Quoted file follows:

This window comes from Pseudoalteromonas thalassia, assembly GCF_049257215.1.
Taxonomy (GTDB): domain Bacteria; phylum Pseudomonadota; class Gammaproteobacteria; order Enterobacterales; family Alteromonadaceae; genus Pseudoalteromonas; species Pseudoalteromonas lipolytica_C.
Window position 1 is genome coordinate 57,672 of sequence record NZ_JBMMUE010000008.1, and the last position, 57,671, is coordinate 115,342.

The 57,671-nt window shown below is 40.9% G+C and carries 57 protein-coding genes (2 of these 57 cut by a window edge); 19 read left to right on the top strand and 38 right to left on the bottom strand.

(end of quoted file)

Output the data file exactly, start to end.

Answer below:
This window comes from Pseudoalteromonas thalassia, assembly GCF_049257215.1.
Taxonomy (GTDB): domain Bacteria; phylum Pseudomonadota; class Gammaproteobacteria; order Enterobacterales; family Alteromonadaceae; genus Pseudoalteromonas; species Pseudoalteromonas lipolytica_C.
Window position 1 is genome coordinate 57,672 of sequence record NZ_JBMMUE010000008.1, and the last position, 57,671, is coordinate 115,342.

The 57,671-nt window shown below is 40.9% G+C and carries 57 protein-coding genes (2 of these 57 cut by a window edge); 19 read left to right on the top strand and 38 right to left on the bottom strand.